To see the difference between remote and local verification and to understand how the latter accelerates your team's work, watch this video:

Git commits

If you are using server-side hooks only, you can create multiple commits without pushing those to the blessed repository. In this case, the verification of the commit policy is delayed until the moment when you actually push your changes to the blessed repository. When it finally happens, all commits will be verified in one go and all will be rejected if there is at least one commit that violates the policy. You should then fix the problematic commit and push your changes again.

In the following sections we will explain how to fix various types of problems.

This is important to understand that if you also use local hooks, you will not be able to create commits that violate the policy. If you tried to create one, that would be immediately rejected. Therefore, there is no need to fix anything, you should re-create the commit, this time correctly. We definitely suggest using local hooks as those enable you work faster.

Fixing the last Git commit

If it was the last commit that needs to be fixed, you can easily rewrite its commit message like this:

git commit --amend -m "PLYR-419 fixed: close the video outstream"

You can also use the --amend option to modify the list of files in the commit. Just use git add and git rm to modify the index, then make a git commit --amend to re-commit the changes.

When using a Git GUI client, just commit again with selecting the "Amend" option. It will allow you to modify the previously made commit, and enter the correct commit message or select the correct file list.

Fixing any earlier Git commit

If you need to modify a commit that was made prior to the very last one, you will need to use interactive rebasing. It takes a couple of smaller steps, please read the related tutorial in official Git book.

For example, if you need to modify the commit message of the commit prior to the very last one, start the rebasing session with this command ("2" is the number of the commits you wanted to edit):

git rebase -i HEAD~2

When the editor opens, select the "r" (reword) command to edit the commit message.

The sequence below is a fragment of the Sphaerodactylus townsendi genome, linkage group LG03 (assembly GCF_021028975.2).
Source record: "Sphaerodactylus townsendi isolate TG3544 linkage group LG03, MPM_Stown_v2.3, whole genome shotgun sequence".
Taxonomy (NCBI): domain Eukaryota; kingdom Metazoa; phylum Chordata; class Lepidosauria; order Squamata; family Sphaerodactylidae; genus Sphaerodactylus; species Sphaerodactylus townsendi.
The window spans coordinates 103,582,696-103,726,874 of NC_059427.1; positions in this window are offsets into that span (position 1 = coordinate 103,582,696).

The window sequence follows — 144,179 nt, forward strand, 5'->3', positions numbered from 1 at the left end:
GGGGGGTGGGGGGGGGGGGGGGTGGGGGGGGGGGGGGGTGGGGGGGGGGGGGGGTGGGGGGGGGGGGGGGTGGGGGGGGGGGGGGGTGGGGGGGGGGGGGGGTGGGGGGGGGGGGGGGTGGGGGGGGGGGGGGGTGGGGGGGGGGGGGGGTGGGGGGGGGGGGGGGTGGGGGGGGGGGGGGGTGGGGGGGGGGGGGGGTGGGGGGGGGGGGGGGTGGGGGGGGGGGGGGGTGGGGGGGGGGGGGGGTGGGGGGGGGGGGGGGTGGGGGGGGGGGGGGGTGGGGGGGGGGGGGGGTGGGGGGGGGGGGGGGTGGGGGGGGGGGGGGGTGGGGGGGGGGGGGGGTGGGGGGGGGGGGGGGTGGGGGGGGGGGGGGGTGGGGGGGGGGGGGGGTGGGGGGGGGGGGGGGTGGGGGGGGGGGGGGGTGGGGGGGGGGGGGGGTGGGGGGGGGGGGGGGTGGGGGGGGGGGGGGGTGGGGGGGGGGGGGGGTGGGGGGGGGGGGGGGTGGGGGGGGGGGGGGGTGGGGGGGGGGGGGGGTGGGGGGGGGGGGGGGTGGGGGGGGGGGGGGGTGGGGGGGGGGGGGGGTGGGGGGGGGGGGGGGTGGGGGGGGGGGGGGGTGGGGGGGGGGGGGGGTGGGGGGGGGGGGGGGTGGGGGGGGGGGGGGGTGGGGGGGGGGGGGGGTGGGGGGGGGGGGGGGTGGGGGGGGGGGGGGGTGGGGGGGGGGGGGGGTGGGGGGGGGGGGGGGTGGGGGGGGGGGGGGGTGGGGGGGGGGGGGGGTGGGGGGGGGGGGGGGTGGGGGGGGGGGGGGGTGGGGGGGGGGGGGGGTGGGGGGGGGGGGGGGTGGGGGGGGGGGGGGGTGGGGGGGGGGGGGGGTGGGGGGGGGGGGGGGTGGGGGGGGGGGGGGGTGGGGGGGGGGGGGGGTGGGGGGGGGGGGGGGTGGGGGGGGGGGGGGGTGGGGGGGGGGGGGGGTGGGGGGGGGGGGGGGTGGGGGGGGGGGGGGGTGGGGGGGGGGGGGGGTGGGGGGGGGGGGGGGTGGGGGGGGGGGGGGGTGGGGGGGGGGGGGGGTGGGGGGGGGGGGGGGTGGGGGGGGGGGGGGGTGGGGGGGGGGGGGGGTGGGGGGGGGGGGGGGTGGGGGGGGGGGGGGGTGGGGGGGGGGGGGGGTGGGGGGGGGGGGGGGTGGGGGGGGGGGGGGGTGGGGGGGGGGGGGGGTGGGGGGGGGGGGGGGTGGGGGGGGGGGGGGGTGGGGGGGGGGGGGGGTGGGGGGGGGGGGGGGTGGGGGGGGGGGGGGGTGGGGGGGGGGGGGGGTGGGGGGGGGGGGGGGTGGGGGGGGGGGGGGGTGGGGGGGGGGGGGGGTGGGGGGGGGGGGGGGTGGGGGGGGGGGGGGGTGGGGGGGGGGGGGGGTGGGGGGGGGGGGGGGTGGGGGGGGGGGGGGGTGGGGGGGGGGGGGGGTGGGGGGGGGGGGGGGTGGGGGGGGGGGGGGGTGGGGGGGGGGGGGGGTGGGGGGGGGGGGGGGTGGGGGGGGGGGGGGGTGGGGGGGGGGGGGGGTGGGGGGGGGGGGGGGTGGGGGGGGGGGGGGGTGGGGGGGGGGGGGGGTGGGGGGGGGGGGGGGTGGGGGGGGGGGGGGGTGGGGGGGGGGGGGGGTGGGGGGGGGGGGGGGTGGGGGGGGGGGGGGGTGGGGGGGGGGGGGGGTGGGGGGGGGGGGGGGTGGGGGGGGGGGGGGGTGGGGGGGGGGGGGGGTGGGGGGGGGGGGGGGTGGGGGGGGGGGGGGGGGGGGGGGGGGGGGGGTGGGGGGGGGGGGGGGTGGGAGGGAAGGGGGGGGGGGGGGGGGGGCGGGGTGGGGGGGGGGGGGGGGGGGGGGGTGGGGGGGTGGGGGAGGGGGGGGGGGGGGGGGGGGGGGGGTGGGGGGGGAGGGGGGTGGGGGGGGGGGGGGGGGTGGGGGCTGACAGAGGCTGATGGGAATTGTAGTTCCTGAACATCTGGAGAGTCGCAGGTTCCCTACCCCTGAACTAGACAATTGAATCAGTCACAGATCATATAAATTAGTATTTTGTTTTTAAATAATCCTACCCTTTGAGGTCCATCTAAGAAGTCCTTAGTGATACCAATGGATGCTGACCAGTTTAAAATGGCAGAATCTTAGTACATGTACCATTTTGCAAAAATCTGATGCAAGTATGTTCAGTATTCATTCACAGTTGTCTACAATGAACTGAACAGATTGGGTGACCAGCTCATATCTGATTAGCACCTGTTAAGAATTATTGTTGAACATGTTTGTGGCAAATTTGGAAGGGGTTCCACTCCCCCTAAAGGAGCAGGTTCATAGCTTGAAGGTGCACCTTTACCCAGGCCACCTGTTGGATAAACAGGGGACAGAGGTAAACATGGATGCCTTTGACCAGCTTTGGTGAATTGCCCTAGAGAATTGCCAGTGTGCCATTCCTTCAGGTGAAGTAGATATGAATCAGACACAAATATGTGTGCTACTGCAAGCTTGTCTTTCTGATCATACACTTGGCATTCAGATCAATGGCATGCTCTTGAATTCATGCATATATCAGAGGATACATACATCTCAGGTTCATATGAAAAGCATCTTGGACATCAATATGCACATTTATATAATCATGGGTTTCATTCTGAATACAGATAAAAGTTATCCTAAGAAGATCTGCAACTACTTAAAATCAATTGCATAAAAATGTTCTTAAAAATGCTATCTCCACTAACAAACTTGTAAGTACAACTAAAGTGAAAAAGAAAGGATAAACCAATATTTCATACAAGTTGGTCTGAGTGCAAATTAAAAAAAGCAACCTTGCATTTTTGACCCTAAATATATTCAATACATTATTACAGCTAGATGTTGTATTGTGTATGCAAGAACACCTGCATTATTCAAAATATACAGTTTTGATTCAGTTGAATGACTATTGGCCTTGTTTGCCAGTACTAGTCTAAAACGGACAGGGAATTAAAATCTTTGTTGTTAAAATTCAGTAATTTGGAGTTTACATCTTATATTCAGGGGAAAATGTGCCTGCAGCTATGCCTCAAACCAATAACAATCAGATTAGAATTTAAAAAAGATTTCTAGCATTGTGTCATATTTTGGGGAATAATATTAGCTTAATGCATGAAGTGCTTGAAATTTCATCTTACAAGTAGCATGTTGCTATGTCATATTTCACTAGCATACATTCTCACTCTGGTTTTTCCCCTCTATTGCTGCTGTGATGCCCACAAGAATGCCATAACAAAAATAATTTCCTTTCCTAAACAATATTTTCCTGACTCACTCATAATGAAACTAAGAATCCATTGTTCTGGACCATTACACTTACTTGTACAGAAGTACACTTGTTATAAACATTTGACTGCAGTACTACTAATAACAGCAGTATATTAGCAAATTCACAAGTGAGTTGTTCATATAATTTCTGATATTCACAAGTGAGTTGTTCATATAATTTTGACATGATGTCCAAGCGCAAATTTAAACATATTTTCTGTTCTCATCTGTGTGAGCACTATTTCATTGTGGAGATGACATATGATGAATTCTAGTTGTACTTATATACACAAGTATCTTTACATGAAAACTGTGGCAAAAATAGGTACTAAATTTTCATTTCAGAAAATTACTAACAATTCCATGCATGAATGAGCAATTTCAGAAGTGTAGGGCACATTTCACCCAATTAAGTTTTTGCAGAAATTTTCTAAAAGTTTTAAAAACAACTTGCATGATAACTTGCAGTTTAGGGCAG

Interactive rebasing is a super-powerful command: in addition to rewriting commit messages, it also allows you to reorder, squash or split commits. We strongly suggest to read the interactive rebasing tutorial, if a clear Git history is important to you (it should be).

Video tutorial: Rewriting Commit Messages in Git (2:34)

This YouTube video shows a two minute demo of the two methods described in the previous sections:

Fixing commits with TortoiseGit

TortoiseGit is a popular Windows shell interface for Git. It is fully supported by the Commit Policy Plugin.

If you want to fix the last commit, simply open the Commit dialog and tick the Amend Last Commit checkbox right below the commit message box.

If you want to fix an earlier commits (by a full rebase), do the following steps:

  1. Right click in your working directory and choose TortoiseGitShow log from the context menu.
  2. From the commit list, find the latest commit that you do not want to include in the rebase process.
  3. Right click on that commit and choose Rebase <branchname> onto this.
  4. Tick Force Rebase checkbox.
  5. For each commit, set the action you wish with the right-click menu (Pick, Squash, Skip, etc.)
  6. Click the Rebase button and after everything is done, click Commit.

Git branches

(since 3.0.0)

Git branches are supported since app version 3.0.0, while pre-3.0.0 app versions silently ignore branches.